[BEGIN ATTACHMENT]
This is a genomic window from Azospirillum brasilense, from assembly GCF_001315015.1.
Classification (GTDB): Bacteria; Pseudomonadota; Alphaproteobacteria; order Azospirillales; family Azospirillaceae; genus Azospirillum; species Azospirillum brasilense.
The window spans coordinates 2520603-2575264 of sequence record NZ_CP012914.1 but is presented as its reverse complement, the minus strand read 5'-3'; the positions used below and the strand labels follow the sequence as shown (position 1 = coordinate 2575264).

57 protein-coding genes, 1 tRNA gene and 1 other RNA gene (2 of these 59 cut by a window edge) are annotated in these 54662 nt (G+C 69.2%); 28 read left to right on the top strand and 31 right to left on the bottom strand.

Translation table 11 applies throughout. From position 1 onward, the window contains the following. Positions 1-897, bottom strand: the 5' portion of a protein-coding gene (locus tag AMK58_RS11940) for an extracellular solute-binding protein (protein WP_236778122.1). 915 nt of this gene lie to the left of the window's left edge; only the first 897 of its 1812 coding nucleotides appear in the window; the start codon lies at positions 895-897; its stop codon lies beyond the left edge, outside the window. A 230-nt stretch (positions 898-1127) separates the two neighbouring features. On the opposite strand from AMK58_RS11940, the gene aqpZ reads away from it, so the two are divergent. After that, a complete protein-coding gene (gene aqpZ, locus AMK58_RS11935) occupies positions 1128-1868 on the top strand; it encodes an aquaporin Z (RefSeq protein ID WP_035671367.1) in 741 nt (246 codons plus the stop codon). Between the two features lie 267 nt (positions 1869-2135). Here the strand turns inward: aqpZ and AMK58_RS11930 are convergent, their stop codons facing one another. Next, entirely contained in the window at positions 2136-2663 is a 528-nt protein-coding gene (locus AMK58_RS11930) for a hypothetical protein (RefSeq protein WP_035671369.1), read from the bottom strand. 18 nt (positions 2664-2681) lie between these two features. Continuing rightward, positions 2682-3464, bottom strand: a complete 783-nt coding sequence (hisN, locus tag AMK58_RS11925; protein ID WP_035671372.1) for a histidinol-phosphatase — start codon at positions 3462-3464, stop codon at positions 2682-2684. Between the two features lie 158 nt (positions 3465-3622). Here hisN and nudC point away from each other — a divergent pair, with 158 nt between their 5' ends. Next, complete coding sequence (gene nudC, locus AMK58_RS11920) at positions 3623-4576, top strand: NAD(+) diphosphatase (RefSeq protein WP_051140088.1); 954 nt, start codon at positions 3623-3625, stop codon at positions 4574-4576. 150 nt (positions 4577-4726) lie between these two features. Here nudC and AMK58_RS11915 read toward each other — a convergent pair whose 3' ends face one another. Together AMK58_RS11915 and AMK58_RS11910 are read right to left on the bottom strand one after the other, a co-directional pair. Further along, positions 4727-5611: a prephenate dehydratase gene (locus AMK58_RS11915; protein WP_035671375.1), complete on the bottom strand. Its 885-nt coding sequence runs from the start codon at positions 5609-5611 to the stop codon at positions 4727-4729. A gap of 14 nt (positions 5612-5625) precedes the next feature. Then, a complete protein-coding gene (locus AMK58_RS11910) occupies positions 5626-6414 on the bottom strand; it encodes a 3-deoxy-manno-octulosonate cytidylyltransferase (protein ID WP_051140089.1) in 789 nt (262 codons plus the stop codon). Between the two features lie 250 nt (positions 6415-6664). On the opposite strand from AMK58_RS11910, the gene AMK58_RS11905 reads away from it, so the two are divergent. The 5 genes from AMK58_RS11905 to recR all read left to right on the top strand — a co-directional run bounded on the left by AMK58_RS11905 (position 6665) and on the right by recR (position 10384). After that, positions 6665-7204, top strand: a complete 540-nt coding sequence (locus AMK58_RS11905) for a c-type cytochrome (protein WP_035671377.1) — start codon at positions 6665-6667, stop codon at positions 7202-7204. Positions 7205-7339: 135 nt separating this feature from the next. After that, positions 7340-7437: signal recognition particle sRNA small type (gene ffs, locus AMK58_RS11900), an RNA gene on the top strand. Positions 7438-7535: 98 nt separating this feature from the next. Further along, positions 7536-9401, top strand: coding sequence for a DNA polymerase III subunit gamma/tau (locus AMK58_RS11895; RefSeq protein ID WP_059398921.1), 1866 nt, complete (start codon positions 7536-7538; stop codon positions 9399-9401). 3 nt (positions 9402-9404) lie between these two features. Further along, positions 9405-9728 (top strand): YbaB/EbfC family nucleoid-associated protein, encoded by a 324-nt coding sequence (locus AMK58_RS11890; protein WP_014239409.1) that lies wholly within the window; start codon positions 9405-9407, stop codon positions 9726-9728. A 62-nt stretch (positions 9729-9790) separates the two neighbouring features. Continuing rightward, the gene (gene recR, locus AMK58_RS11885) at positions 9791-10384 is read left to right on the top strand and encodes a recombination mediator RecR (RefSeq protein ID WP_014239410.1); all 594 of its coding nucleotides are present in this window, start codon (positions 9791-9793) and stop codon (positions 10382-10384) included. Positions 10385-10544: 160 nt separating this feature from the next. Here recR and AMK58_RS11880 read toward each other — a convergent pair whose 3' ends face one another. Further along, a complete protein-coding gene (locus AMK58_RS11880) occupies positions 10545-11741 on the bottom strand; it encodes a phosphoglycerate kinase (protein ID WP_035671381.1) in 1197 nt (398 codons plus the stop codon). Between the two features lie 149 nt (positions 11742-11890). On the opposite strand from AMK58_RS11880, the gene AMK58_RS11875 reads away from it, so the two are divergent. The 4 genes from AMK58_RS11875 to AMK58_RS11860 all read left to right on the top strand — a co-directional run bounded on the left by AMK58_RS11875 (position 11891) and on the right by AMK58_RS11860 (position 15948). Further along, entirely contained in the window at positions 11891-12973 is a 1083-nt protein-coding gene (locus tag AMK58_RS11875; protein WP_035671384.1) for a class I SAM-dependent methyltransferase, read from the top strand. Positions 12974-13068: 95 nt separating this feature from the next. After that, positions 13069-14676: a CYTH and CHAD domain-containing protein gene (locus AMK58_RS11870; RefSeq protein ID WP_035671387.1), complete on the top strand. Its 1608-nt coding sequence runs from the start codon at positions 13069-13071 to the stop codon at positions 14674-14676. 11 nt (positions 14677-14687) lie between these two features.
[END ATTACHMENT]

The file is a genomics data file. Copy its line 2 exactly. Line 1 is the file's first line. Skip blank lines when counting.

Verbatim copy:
Classification (GTDB): Bacteria; Pseudomonadota; Alphaproteobacteria; order Azospirillales; family Azospirillaceae; genus Azospirillum; species Azospirillum brasilense.